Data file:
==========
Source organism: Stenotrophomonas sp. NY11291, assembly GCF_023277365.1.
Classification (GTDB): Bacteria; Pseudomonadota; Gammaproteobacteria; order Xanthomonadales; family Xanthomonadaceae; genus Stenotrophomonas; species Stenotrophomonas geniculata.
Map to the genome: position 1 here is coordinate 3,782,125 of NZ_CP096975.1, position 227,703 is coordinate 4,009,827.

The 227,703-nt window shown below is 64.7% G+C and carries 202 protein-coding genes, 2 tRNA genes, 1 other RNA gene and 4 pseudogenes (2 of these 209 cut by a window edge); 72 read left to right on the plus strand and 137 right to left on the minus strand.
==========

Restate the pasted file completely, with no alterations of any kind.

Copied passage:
Source organism: Stenotrophomonas sp. NY11291, assembly GCF_023277365.1.
Classification (GTDB): Bacteria; Pseudomonadota; Gammaproteobacteria; order Xanthomonadales; family Xanthomonadaceae; genus Stenotrophomonas; species Stenotrophomonas geniculata.
Map to the genome: position 1 here is coordinate 3,782,125 of NZ_CP096975.1, position 227,703 is coordinate 4,009,827.

The 227,703-nt window shown below is 64.7% G+C and carries 202 protein-coding genes, 2 tRNA genes, 1 other RNA gene and 4 pseudogenes (2 of these 209 cut by a window edge); 72 read left to right on the plus strand and 137 right to left on the minus strand.